Suggested formats for support group meetings
You may want to schedule your meetings on some regular basis (e.g. monthly), with casual "discussion" type meetings interspersed with more formal meetings where you invite a guest speaker to give a presentation. Below are some possible meeting formats and additional information on organizing a support group.
- Invite a guest speaker
- Group forum or discussion session
- Show a DVD
- Social function
- Information to give to attendees
Start the meeting with a lecture; allow questions from the audience afterwards.
Being a guest speaker at a meeting is one of the most important ways in which professionals can support self-help groups. Many different types of groups hold regular meetings where professionals address topics of interest. Doctors, therapists and other professionals are often willing to offer their time and expertise free of charge. Below is sample language that might be used to approach a potential guest speaker about presenting to your group:
"Our support group for people with vestibular disorders is interested in hearing about (fill in your topic). We understand that you have some experience in this area and we wonder if you would be willing to come talk to our group about this at one of the following meeting times: (provide two or three choices for dates/times in the future for them to consider). Please feel free to contact me with any questions at (fill in your phone number and/or e-mail address). We’re really looking forward to hearing back from you!"
Guest speakers are a key component to a group’s educational program. In a low-stress environment, they provide an opportunity for people to learn more about an illness, related medications, therapies, medical advances, and treatments. But as a support group facilitator, it is important that you help group members remember that the guest is not present to diagnose or treat. The professional is there to offer general information about a specific topic.
In preparation for a guest lecturer, try to invite the speakers at least two months in advance of a meeting. This will allow enough lead-time for the guest lecturer to block out the time, and will allow you enough time to announce the planned lecture to support group members. Sometimes it is easier for support group leaders to schedule several months’ worth of speakers at the same time. As the meeting approaches, contact the speakers in order to confirm that they know the location, date, and time of the meeting. This is also a good opportunity to ask if they will need any special equipment for their presentation, such as a slide projector.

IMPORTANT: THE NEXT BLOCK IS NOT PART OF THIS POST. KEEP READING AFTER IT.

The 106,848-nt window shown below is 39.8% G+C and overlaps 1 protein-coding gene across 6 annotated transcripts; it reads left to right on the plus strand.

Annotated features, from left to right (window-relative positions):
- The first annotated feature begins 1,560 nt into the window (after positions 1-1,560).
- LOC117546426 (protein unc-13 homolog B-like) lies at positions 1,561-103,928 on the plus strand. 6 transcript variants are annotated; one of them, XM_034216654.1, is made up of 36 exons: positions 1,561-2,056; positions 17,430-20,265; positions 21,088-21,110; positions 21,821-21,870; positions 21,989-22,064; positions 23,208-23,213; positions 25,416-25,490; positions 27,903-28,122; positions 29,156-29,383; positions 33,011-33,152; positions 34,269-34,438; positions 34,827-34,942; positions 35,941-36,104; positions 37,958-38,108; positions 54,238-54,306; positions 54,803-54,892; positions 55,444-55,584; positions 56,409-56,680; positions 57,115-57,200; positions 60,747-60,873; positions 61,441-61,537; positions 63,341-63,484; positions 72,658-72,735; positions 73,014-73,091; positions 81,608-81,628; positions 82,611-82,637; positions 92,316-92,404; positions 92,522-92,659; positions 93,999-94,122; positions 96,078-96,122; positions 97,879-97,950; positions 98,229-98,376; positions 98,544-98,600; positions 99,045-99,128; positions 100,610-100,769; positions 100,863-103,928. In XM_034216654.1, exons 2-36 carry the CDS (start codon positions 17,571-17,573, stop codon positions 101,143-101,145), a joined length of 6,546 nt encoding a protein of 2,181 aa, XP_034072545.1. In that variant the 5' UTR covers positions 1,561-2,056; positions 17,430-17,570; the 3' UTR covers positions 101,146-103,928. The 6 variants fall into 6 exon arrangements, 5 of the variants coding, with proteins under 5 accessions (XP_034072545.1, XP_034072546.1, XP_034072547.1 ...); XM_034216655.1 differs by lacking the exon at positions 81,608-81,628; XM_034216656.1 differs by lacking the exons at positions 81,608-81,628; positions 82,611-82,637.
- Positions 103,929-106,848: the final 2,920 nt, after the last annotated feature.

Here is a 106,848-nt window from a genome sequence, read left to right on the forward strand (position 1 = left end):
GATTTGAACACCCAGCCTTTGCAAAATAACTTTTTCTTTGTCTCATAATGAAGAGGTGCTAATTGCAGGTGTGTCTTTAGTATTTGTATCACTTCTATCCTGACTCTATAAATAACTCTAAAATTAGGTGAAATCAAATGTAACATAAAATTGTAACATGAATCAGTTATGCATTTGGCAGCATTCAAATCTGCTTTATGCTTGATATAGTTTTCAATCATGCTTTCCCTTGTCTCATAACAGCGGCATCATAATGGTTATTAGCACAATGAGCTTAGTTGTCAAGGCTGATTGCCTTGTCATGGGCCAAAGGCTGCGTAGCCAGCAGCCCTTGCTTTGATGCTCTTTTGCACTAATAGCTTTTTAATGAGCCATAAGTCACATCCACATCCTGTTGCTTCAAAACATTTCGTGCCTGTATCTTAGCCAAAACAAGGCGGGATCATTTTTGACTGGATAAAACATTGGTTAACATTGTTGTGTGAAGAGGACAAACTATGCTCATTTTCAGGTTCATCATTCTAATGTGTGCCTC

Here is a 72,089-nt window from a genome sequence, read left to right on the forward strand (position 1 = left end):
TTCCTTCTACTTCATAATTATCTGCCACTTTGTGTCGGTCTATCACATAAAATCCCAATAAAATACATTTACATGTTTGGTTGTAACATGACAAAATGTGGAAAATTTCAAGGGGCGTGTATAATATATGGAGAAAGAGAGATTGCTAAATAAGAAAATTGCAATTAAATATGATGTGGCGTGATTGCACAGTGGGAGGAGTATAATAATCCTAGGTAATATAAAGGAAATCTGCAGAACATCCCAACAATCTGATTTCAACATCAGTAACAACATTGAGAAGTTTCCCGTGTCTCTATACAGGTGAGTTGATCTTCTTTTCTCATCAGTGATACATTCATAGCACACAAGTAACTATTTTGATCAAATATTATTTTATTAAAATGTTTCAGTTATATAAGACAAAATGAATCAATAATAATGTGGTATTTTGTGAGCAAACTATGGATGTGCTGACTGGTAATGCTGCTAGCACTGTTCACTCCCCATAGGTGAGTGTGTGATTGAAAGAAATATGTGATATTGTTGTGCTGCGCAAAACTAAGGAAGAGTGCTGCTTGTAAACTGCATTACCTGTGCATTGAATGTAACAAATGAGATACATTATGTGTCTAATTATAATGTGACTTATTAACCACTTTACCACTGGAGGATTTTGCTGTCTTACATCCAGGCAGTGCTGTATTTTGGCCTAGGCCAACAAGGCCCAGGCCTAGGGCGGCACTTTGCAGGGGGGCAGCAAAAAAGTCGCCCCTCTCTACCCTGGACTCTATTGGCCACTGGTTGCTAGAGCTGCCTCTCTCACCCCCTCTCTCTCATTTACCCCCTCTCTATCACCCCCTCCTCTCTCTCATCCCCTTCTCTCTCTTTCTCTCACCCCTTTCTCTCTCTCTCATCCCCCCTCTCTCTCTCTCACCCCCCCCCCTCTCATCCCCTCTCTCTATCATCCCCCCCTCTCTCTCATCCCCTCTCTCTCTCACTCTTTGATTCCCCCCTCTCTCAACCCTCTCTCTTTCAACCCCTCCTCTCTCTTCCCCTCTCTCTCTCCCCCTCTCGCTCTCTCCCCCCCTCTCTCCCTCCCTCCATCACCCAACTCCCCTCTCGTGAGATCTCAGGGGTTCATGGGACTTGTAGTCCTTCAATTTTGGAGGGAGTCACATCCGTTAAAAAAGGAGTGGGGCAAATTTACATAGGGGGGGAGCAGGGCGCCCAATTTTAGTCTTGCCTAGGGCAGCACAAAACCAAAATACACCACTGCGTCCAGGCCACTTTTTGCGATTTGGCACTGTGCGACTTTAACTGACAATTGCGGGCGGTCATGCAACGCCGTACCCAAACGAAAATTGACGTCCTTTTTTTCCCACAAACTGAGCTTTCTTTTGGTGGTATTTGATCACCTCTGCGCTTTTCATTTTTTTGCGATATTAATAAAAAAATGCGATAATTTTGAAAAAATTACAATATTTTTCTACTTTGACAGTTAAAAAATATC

Have a back-up plan in case a planned lecturer cancels at the last minute. This will reduce the stress for the support group facilitator and may also help minimize the degree of disappointment that members experience as a result of having organized their energy for the day, with the meeting in mind.
You may want to identify a topic of focus for a meeting and lead a discussion about it. Sometimes being in charge of leading a discussion can be daunting, but if you go to the meeting with a few key questions to pose to the group, you’ll find it easy to keep the session lively! For example, review this support-group leader’s outline for leading a meeting about understanding a vestibular disorder as an invisible chronic illness. VEDA welcomes other such outlines from support group leaders so that we might add them to our packet of helpful support group resources.
Discussion sessions can be addressed in a large group or by breaking the audience into smaller, problem-solving groups. Inform people about the meeting topic in advance of the meeting, and encourage them to think about questions they would like answered. Also note that VEDA publishes announcements about various support group activities around the country and world. If you provide VEDA with enough advance notice, people who receive the newsletter, follow our Facebook discussions and/or visit our website can read about your upcoming events.
DVD topics can range from pre-recorded lectures on a particular vestibular disorder to movies members of your group have identified as having meaning for them in relating to their experience of having problems with their balance, hearing, or other function associated with their vestibular disorder. This kind of casual activity can help the group relax and open up.
Organize a pot-luck lunch or dinner; a walk, a book group (Finding Balance, by Sue Hickey, might be a great starter book), etc. Social activities help the group bond and learn more about each other on a personal level.
Select an accessible meeting place with adjustable lighting, minimally distracting patterns (e.g., high-contrast wallpaper or mini-blinds) and background noise (e.g., echoing assembly halls or rooms not protected from traffic noise), safe footing, nearby restrooms, access to drinking water, and nearby parking. If you plan on showing a video or DVD during a meeting, ensure ahead of time that the meeting facility will provide the needed audio-visual equipment or a location and electrical outlet that allow you to set up your own equipment.
Have some of VEDA’s brochures and order forms on hand to distribute to people as a further source of information (call or email VEDA to request copies of our brochure). Provide attendees with VEDA’s website URL and toll-free telephone number. For group attendees who might want more frequent contact than your group's meeting schedule provides, be sure to tell them about VEDA’s online forum for members and Facebook page. These resources offer the ability to exchange contact information so that participants can communicate directly with others who understand first-hand what it is like to experience the stages of seeking a diagnosis, finding effective treatment, and managing the personal impacts of a vestibular disorder.